History of the Department
Lamar University's Department of Deaf Studies and Deaf Education is the third largest program in the U.S. that produces teachers and educational leaders who are Deaf (D/deaf, DeafBlind, and Hard of Hearing) and hearing. Lamar University has become a training ground for professionals who are Deaf and hearing, and has filled a critical need in our field to diversify the early childhood, K-12 and post-secondary workforce with diverse Deaf/hearing teachers and professors since the 1970’s. Our graduates, both Deaf and hearing, work in program in Texas, other states, as well as in Puerto Rico, China, South America and Saudi Arabia to provide educational programs for Deaf children, youth and adults.
The program began in 1975 when Dr. Olen "Pete" Peterson, an audiologist, and Dr. Robert "Bob" Moulton, a speech-language pathologist and deaf educator initiated a Bachelor of Science degree program in communication disorders, and three Master of Science degrees: speech-language pathology, audiology and Deaf Education. In 1978, courses in American Sign Language replaced manual communication and manual codes of English and the department required its students to develop proficiency in the language of the Deaf community (American Sign Language) and be knowledgeable about Deaf culture.
With American Sign Language, Deaf culture and the Deaf Education curriculum, the Deaf Education Master of Science Degree continued to grow within the Communication Disorder program with both federal grants and Lamar University support. Between 1988 and the present, the Deaf Education faculty obtained more than 11 million dollars in grants from the U.S. Department of Education and the National Science Foundation which both supported its students, and set up research and training programs. The Speech and Hearing Center where it was housed was remodeled and expanded and more faculty were hired. In 1994, along with two additional tenure-tracked new faculty, a doctoral program, the Ed.D. was added.
Since 1988, the Master of Science program in Deaf Studies and Deaf Education has prepared more than 150 teachers of Deaf children, with more than 60% being Deaf teachers. In addition, the Doctoral program has prepared 44 leaders, of whom 60% are Deaf. These graduates work and have assumed leadership positions in universities and community colleges within Texas, the U.S. and internationally as well. The research developed by faculty and students in the Lamar University's Department of Deaf Studies and Deaf Education has contributed to the knowledge base in this field in areas as reading, language, forensics, American Sign Language studies, American Sign Language assessment, bilingual education, technology, and culture studies (Hispanic, Native American, African-American).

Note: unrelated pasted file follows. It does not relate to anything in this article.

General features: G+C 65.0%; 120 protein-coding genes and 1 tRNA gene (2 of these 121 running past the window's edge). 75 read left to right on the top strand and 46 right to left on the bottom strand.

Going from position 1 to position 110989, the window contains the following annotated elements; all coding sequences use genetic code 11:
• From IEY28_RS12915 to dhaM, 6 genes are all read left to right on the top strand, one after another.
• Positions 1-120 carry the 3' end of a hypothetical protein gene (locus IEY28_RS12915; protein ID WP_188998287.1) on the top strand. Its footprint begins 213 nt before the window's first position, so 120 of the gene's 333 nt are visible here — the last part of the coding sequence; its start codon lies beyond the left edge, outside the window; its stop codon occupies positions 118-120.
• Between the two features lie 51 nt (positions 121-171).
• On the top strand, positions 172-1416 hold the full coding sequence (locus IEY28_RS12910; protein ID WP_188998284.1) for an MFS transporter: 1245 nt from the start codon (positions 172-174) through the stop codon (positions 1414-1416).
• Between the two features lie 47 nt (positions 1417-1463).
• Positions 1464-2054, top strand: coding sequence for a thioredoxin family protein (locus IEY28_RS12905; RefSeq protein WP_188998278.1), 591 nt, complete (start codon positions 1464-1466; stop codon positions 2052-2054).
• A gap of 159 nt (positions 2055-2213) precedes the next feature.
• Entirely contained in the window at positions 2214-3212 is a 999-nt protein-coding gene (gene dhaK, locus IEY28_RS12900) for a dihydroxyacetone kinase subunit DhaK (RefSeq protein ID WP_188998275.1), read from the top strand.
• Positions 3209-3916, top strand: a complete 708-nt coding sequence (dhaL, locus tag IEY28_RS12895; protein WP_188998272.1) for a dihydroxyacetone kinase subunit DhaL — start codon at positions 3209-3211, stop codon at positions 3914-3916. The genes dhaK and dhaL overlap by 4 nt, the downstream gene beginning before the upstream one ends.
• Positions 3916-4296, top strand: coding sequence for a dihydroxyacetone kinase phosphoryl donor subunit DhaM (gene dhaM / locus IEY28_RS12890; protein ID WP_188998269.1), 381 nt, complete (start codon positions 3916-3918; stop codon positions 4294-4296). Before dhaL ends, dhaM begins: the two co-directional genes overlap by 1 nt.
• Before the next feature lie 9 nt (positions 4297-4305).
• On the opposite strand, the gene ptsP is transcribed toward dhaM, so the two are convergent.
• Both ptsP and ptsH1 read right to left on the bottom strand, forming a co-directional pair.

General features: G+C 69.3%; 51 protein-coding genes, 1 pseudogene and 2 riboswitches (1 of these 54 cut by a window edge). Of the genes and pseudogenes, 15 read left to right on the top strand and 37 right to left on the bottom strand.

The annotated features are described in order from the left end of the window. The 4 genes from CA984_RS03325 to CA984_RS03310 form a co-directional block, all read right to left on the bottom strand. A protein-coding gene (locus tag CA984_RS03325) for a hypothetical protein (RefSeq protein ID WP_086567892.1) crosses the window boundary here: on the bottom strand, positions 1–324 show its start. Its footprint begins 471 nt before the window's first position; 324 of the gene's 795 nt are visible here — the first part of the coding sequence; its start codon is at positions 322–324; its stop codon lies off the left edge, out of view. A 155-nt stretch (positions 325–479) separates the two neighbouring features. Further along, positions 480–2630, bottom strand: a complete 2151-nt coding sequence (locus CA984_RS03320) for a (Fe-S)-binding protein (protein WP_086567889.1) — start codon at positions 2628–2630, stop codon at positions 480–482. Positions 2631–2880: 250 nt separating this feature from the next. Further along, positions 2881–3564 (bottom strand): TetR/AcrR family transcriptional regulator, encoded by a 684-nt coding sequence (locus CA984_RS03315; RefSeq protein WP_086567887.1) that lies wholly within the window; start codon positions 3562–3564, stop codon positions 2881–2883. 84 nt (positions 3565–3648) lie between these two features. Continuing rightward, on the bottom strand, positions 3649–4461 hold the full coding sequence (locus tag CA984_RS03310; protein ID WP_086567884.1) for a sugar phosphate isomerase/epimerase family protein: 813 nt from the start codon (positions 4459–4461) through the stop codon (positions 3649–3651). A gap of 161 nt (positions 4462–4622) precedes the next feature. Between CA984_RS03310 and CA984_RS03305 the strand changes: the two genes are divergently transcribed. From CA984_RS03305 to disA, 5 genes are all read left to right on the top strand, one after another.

In 1995, based on the work of Dr. Stephen Nover and his colleagues, the Department of Deaf Studies and Deaf Education adopted the American Sign Language/English bilingual/bicultural philosophy and aimed to prepare pre-service teachers and leaders who work in preschool, K-12 and post-secondary programs serving Deaf children. The American Sign Language/English bilingual curriculum permeates all three programs: the B.A. in ASL Studies, and the M.S. and Ed.D. in Deaf Studies and Deaf Education.
Due to the rapid growth in student enrollment and the vision of Dr. Russ Schultz, dean of the College of Fine Arts and Communication, the Communication Disorder program was divided into two new departments in 2006, the Department of Speech and Hearing Sciences and the Department of Deaf Studies and Deaf Education. While both programs are separate, they continued to collaborate on research topics during research colloquiums and summer camps in order to share training and research ideas.
In 2006, a new Bachelor of Arts degree was added in American Sign Language Studies. This undergraduate program enrolls about 120 students and prepares teachers of American Sign Language as a second language in the public school and sign language interpreters. Lamar is the only program in Texas that prepares American Sign Language teachers who teach American Sign Language as a second language to hearing students.
Currently, the Department of Deaf Studies and Deaf Education is growing and taking on new challenges. Online courses are being developed for distance learners. The department has moved to the Communications Building to provide more space for classrooms, offices, and research labs. Opportunities are being provided for graduate students to work in research laboratories. Our new faculty has invigorated our curriculum bringing their teaching and research expertise from Ohio State University and Gallaudet University to benefit our students with state-of-the-art teaching and research. Please explore this website to read about our faculty, students and ongoing dissertation research.